Having put in at the harbor of Themiscyra, he received a visit from Hippolyte, who inquired why he was come, and promised to give him the belt. But Hera in the likeness of an Amazon went up and down the multitude saying that the strangers who had arrived were carrying off the queen. So the Amazons in arms charged on horseback down on the ship. But when Hercules saw them in arms, he suspected treachery, and killing Hippolyte stripped her of her belt. And after fighting the rest he sailed away and touched at Troy.


An intriguing section in Jean-Sylvain Bailly's History of Ancient Astronomy suggests that Hercules was once in fact a real man, and that he was the inventor of the idea of dividing up the ecliptic, the part of the sky that the sun travels through, into twelve zones.



Heracles and the Amazons, Attic Amphora, c. 520-550 B.C.

As the hero who travels around Greece defeating monsters and capturing large wild animals to complete his assigned tasks, Hercules can be associated with the sun itself, which travels through the twelve constellations of the zodiac. He is accompanied by five dactyles which, Bailly suggests, symbolise the five planets (of the original seven which included sun and moon). These Daktyloi (Dactyls) were five daimones who founded the Olympic Games in the age of Cronus, depicted as armoured youths. Heracles went on to have fifty sons, which Bailly interprets as the original fifty weeks of the lunar year (so 350 days, plus 4 or 5 extra. (29.53059 days in one mean lunation, multiplied by 12 = 354.36708) There are fifty Danaids, which Hercules can keep happy as he passes through on a regular basis.


Bailly suggests that Hercules's meeting with the Amazons, in the ninth task, is an allegory of spring. Indeed, he says that Amazon means a reunion in a zone. I don't know if that's correct, but it's an interesting idea. The queen of the Amazons, is Hippolyte, and her sister, Melanippe, is in some accounts taken as a hostage in return for the belt. Melanippe, as Bailly points out, has long black hair, and though this is hardly unusual in Greece or Turkey, he suggests she symbolises the night. Significantly, her name may actually mean queen of the black hair. If that's so, at the equinox in March, her reign is curtailed: when Hercules is in the constellation that corresponds to sunrise in spring, he manages to win the queen of the Amazon's magical belt. Even in the versions of the story where Hippolyta gladly hands over the girdle to Heracles without a fight, she does end up dying. Hercules's victory becomes the victory of the sun over the night at the spring equinox. It happens on the banks of the river Thermidon, (modern day river Terme in Turkey) meaning heat, a welcome commodity which of course spring brings. The Amazon's capital is Themiscyra, on the southern shore of the Black Sea, near the mouth of the Terme, according to Herodotus and Strabo. Bailly calls it Themisire, and suggests it means equal day and night. (Aeschylus however places the original home of the Amazons in the country about Lake Maeotis, which is the Sea of Azov).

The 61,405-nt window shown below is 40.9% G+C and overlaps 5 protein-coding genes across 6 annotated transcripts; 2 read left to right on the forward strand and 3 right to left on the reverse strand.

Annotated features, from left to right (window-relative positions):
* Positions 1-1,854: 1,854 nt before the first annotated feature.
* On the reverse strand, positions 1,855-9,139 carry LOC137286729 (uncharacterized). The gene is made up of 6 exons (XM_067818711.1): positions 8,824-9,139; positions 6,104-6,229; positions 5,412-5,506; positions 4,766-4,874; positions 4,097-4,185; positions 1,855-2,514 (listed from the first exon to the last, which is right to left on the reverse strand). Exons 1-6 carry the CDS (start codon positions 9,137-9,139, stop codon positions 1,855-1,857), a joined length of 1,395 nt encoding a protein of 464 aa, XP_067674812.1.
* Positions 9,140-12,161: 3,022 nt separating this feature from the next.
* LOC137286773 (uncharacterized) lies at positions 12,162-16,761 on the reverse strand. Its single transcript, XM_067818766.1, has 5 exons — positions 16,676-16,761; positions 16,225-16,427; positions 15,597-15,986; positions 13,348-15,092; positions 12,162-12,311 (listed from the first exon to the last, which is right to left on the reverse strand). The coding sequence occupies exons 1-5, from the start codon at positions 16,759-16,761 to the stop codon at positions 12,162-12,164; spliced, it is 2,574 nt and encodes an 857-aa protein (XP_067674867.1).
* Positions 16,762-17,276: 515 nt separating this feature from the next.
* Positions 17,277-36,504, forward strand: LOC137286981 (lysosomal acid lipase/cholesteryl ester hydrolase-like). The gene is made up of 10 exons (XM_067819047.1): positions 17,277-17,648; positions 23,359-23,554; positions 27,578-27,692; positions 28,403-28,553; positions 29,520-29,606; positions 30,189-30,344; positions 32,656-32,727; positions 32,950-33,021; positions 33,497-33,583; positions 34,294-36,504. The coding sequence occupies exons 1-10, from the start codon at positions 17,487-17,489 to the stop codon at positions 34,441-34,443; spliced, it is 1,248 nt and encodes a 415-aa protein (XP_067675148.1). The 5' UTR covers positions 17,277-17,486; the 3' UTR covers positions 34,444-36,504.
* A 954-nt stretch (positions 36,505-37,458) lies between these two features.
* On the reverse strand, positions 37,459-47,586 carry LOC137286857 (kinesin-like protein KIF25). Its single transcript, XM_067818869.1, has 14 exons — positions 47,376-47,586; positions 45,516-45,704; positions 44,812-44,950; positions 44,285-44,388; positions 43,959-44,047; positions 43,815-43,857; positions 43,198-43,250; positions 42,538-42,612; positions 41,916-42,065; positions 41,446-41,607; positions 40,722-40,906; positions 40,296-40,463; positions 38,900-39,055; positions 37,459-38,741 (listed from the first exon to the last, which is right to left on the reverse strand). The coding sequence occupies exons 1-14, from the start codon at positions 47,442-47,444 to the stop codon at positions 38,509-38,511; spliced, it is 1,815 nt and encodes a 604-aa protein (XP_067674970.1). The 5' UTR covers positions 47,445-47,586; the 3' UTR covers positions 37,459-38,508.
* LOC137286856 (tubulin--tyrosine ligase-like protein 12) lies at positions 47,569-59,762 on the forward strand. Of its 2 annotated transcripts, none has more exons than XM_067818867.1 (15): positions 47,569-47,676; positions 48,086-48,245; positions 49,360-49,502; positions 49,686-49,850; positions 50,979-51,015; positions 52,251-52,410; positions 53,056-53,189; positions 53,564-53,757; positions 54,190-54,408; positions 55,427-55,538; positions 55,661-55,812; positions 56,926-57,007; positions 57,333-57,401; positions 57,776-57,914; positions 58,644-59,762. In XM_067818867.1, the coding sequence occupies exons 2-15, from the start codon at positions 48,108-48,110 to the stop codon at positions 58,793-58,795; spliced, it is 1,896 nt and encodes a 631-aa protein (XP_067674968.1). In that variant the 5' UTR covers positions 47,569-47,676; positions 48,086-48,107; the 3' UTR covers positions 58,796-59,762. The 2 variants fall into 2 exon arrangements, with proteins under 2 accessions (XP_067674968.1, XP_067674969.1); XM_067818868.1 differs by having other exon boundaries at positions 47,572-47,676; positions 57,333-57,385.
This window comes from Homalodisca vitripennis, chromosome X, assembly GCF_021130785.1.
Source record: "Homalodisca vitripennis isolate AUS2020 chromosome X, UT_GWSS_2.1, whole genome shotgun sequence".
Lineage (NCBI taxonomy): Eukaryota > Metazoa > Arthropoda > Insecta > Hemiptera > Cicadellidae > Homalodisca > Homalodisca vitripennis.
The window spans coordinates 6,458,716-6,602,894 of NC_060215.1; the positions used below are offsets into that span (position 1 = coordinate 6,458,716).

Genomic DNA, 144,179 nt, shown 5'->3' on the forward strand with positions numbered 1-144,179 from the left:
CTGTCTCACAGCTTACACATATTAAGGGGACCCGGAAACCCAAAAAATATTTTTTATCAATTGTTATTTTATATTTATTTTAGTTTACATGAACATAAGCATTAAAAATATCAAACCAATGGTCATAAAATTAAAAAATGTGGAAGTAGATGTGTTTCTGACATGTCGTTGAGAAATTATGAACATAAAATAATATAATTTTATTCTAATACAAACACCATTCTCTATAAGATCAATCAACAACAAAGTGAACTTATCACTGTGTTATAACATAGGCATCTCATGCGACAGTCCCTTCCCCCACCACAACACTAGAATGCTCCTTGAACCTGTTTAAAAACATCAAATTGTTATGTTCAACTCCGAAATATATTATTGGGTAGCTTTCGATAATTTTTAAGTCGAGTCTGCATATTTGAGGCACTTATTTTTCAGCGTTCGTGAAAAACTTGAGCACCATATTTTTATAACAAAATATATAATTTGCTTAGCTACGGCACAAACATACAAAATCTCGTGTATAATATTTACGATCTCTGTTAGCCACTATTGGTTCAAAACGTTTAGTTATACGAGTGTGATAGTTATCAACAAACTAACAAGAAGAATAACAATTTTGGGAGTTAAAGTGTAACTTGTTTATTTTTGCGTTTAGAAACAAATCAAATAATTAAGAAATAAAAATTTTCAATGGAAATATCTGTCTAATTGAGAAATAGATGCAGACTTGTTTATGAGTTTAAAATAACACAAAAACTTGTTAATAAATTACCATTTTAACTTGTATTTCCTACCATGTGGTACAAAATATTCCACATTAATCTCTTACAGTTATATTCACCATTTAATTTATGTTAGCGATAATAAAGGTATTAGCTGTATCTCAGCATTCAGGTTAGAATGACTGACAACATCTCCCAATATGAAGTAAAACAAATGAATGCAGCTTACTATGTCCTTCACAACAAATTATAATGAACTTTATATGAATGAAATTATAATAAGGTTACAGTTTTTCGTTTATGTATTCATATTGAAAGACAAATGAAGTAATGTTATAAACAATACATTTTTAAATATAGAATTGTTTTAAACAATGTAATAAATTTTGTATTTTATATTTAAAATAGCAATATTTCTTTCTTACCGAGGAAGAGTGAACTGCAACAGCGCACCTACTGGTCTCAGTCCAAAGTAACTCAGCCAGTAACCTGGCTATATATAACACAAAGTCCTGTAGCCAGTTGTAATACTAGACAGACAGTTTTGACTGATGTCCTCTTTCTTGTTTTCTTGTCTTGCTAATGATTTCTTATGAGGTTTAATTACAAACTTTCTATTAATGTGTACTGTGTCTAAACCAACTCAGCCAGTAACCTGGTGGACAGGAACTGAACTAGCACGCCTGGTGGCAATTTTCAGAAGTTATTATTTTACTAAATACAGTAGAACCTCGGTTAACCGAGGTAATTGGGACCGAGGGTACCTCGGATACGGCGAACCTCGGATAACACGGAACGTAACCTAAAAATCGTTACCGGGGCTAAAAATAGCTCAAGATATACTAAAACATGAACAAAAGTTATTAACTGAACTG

Is Hippolyta's girdle the zodiac itself?

"Until the month of March, the nights have fought with the sun, that is to say Hercules, over the celestial belt or the zodiac", writes Bailly (p. 92). "Its's the nights who rule together over the same zone. Until then, being longer than the days, they have the empire of the sky: finally Hercules becomes the master and snatches from them the their belt."

The symbolic aspect of the story is perhaps not the most surprising part of Bailly's analysis: